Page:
I wasn’t sure what to think about this situation. Should I call the cops? Should I gather a search party? But who would even come? I had said it myself, no one really knew Eli. Tired, I shifted in my seat to lay my head back. But in doing so, I felt something hard dig into my thigh. I jumped up, causing the chair to rock violently back and forth, thumping the wooden deck and echoing through the open air.
There, in the seat of the rocking chair, lay a small pocketknife with a sleek black handle. It was closed, but that handle was definitely pointed enough to cause some serious discomfort on my backside. I picked it up and slid it through my fingers. It was so smooth, and the handle was surprisingly flat, not bulky like other knives were. It almost pained me to picture Eli picking his teeth with such a beautiful knife. I had to smile as I caught myself thinking that this knife, with its smooth shape and flat design, could potentially fit very comfortable in someone’s shoe.
Tuesday, November 9, 2010
This is a short story that I've been writing for my creative writing class. It came from a prompt that my professor gave us in class. Therefore, it's pretty weird and random, but I figured why not? But this isn't the whole story. I thought I'd post a little at a time because 1) it's pretty long and I know for me, if something is really long, I probably won't read it and 2) I haven't finished it yet.... oops, don't tell my professor since it's due tomorrow! :) As of right now, it's "Untitled", but enjoy and stay tuned for the rest to come. Hopefully that will be tomorrow!
I passed by him every morning on my walk to the train station. There wasn’t much need for a car in my two-square-mile town with the train tracks running right through. I knew for sure that this man didn’t have a car either, but that was probably the only trait we had in common. He was a tall beanpole of a man, black like the night when the moon is eclipsed, with white hairs marring his chin and cheeks like bristles on a kitchen scrubber. His straw hat hid his eyes, but his smile was kind, even with the missing and decaying teeth. Aside from the clothes on his back and the hat on his head, his only possessions seemed to be a scratched-up wooden stool that I always saw him sitting on with his back leaned up against the corner store, and a small pocket knife that he used to clean the few teeth he still had.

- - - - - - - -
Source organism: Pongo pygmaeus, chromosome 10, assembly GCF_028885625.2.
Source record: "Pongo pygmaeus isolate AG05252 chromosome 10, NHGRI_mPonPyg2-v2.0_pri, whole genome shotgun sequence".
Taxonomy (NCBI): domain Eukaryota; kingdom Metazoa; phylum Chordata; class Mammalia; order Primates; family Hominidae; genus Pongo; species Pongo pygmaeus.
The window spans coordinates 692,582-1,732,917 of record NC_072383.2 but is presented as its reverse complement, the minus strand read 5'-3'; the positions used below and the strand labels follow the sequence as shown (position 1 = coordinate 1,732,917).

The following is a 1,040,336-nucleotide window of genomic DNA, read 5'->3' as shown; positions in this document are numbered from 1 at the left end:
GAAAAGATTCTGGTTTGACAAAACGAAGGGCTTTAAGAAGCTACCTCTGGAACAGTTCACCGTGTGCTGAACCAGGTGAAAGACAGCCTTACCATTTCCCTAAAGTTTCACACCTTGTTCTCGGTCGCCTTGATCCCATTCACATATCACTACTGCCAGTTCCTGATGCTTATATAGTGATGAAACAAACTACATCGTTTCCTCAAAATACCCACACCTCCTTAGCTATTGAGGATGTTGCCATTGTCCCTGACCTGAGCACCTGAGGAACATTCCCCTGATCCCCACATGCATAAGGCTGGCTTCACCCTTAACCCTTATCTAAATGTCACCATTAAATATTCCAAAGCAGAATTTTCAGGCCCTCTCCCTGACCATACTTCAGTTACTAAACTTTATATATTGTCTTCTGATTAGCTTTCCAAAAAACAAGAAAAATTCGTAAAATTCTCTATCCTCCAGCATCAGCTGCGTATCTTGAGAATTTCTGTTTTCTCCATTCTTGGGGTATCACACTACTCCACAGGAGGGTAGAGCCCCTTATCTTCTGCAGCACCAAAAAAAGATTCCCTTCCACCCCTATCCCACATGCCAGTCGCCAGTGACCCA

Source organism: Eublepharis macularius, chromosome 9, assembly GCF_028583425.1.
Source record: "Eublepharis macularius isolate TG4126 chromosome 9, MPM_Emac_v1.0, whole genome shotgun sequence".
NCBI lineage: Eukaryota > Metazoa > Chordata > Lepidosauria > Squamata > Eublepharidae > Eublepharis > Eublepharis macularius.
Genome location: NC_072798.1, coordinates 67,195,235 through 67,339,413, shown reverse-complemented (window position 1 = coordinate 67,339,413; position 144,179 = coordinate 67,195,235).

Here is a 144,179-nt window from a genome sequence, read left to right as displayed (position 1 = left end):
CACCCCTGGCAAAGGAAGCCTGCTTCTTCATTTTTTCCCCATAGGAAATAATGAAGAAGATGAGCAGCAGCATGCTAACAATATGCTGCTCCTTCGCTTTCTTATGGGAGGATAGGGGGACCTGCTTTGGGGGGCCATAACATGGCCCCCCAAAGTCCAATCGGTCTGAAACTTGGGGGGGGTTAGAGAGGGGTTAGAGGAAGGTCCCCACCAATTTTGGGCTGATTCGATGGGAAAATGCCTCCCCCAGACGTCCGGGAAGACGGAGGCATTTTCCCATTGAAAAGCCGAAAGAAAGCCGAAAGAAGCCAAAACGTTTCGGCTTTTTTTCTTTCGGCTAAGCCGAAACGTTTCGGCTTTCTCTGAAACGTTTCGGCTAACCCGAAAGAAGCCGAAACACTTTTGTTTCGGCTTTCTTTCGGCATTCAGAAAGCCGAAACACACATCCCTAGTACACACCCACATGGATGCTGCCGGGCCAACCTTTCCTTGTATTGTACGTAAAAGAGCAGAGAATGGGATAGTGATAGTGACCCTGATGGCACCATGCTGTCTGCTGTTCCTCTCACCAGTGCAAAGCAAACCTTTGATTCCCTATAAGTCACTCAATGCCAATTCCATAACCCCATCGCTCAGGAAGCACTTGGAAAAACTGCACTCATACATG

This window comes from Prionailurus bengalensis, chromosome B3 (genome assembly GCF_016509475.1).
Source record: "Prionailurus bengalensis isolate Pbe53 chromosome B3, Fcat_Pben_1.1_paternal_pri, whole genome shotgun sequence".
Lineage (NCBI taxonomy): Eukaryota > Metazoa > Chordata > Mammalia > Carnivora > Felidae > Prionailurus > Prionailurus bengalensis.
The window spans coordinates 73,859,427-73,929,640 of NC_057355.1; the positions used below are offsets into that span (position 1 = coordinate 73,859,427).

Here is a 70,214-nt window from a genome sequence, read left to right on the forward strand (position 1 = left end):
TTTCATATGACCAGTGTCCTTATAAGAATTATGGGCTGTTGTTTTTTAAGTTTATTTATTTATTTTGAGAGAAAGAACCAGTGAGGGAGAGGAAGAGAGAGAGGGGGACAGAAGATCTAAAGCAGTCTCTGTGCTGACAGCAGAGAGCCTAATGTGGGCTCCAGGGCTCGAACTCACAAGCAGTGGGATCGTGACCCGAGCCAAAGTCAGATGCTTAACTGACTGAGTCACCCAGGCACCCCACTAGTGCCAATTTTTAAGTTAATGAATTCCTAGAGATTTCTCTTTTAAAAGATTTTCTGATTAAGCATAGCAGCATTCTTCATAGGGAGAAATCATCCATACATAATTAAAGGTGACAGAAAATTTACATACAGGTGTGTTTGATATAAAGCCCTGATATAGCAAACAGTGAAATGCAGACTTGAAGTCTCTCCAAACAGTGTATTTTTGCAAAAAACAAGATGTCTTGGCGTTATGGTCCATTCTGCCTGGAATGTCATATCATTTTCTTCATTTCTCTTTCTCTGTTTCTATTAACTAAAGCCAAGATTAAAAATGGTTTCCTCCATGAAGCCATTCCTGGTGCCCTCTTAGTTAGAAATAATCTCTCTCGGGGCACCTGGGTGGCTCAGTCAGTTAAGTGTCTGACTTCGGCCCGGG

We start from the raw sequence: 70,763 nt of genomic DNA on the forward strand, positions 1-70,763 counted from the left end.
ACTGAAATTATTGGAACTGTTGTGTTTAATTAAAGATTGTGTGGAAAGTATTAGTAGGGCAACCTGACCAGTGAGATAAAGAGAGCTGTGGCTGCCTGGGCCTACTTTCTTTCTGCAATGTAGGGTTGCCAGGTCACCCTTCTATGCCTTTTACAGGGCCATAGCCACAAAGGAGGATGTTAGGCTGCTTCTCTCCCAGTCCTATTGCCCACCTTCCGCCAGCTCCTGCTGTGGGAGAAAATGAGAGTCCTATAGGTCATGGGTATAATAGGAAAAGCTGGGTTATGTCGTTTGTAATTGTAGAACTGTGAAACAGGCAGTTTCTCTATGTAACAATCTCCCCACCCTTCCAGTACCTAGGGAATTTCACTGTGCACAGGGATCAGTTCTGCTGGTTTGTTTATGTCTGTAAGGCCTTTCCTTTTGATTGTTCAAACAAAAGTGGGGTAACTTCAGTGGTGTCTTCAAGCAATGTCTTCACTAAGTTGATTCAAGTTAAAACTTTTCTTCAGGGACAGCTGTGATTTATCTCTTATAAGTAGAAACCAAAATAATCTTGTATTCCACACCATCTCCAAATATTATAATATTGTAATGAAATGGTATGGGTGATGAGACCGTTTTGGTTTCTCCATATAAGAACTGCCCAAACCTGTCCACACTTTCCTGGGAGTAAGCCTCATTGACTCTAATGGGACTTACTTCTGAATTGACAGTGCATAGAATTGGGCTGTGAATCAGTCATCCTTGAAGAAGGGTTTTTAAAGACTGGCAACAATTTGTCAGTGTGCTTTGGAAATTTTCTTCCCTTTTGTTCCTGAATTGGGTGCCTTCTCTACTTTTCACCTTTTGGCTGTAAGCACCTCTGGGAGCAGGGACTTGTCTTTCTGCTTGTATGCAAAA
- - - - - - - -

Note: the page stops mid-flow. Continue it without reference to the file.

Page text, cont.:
This man had lived in my town for as long as I could remember, since I was a kid even. I knew his name was Eli, but everything else I knew came from rumors. No one knew where Eli had been before he had wandered into this town many years ago.
He was a famous florist from New York City, until his shop fell on hard times and he walked all the way out here after it closed.
He was an African prince until his reign came to an end at the hand of Russian communists.
His mother used to own the corner store and he was born in the back room and never left.
But my favorite Eli story had always been the one where Eli used to work for the government as a secret agent. In my ten-year-old mind, I imagined him in a black suit with all of his teeth, carrying a gun in a hip holster with a knife concealed in his shoe. Now in my late twenties, my adult imagination struggled to see Eli as anything but homeless, and possibly slightly crazy, though I had never actually talked to him. I had a friend who spoke to Eli once. His name was Dan and he tried to give him a five-dollar bill, assuming that Eli was as destitute as he looked. But Eli cocked his head back, giving Dan a small glimpse of his elusive eyes. One looked like glass, Dan told me later. So Dan stood there, hand outstretched holding five dollars, and Eli just stared at him with a coy smile on his face, not saying anything, but just laughed quietly to himself and went back to cleaning his teeth, leaving Dan to walk away, baffled.
I had often contemplated making this exact same move, but after Dan’s experience, I kept my cash to myself. But I still couldn’t help wondering what it would be like to approach Eli, to actually have a moment to talk to him. On that day, however, it looked like I might finally get my chance.